Tuesday, September 18, 2007

Making things old

I've recently discovered a program called Adobe Lightroom and have been experimenting with photos with it. It's not like Photoshop, it's quite different than that. I've had a lot of fun with it in just the few days I've had playing with it. Here are a few examples of photos I've altered using the program. Each set shows the before and after.

First is a photo taken on a canoe trip with the scouts. It was our second trip down the Kentucky River this summer. This particular day we paddled about 5-6 miles from Ft. Boonesborough to Clays Ferry. We stopped part way for lunch and this was taken there. You can get a glimpse of how scenic the river is. My goal with this photo was to make it look old, with just a touch of quirkiness. I wanted the focus on the canoe without sacrificing the textures of the water and grass, or the background. I love how the program can take an okay photo and make it much better!

The cherry tomatoes here volunteer every year somewhere in my yard and I let them grow because everyone says they are so good. I don't eat them raw (I know, I'm wierd). I get so many of them, but this year I learned to preserve them as tomato juice. There was no goal for this picture except to make the tomatoes look funky while still being able to recognize what they are. The hint of yellow that was still on them provided enough contrast to get things grooving.

This shot of my youngest son was taken near Lake Michigan in Chicago. We were up there in March to see one of his big brothers graduate from Navy Basic Training. The day after the graduation we all went into Chicago to Millinium Park, watched the St. Patty's Day Parade (see the beads around his neck from the parade?), grabbed lunch at Portillo's (yum!) and decided to take a more scenic drive back to base via Lakeshore Drive (did I remember the name of the road correctly?) Near the north end of the beach was a dogpark, and that's where we'd gotten out, for a chilly quick view of the lake. It was so beautiful, but the cold wind was too sharp and we ran back to the warmth of our vehicle very quickly. Travis ducked into this structure on the way back to the van, and I got a speedy shot of him hamming it up. I was really trying to keep this mostly grey tones while keeping the red color his his cap. I tried to keep the color out of the beads, but decided I liked the coloring showing a bit.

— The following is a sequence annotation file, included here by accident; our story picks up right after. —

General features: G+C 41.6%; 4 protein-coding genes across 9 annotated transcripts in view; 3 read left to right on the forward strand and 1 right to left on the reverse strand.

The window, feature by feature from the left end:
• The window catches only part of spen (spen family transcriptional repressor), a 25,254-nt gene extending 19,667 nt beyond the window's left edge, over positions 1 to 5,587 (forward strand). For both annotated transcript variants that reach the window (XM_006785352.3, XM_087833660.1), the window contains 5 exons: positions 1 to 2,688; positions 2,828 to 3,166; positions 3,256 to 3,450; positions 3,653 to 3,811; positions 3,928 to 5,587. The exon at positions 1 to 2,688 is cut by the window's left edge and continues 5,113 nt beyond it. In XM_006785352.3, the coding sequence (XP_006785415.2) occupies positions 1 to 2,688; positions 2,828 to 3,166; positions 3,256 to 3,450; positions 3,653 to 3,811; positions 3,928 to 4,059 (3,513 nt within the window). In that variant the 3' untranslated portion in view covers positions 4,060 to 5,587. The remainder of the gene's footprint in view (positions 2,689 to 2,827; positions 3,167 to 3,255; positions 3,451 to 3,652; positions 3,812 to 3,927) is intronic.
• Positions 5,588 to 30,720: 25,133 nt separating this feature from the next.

This is a portrait of Travis in August. We were on an outing with the scouts. Every year the troop goes to Cumberland Gap near Middlesboro Kentucky where the adventurous boys go on a historic 21 mile hike on Cumberland Mountain. The not so adventurous stay at 'base camp' and find other adventures. This year we decided to check out a museum about Abraham Lincoln. Flash Photography was not allowed in the museum because it can quickly aid the decay of the items on display. But there in the middle of the little museum was a small canvas tent, civil war style, with a few items to touch and costumes to put on. It was easy to see it was for kids to 'touch history'. A sign was posted nearby advising visitors that flash photography was indeed allowed only inside the tent. My son seized the oppertunity and this is my favorite result. My intent with this photo was to try to make it appear to be from the civil war era.
I love how this turned out! He does too.

And, finally, my last example for this post. I was out in the yard the other day after a rain shower looking for raindrops for macro photography. I spotted a bird's nest under the holly tree. I'm not a bird watcher except in the most common way. My guess is this is a cardinals nest because the cardinals love the holly tree. With this photo I let myself go wild with the colors, since it was so plain to start with. The kids were looking over my shoulder now and then as I played with the settings on this, and one comment came up that it was starting to look like Easter grass! Hmm....not a bad idea! It's fun to get funky!

I'm sure I'll be doing many more photos with this program. I have other programs to play with as well, each with their own advantages. I can even begin to imagine what can be done using multiple programs. Stay tuned to see if I create monsters or masterpieces!

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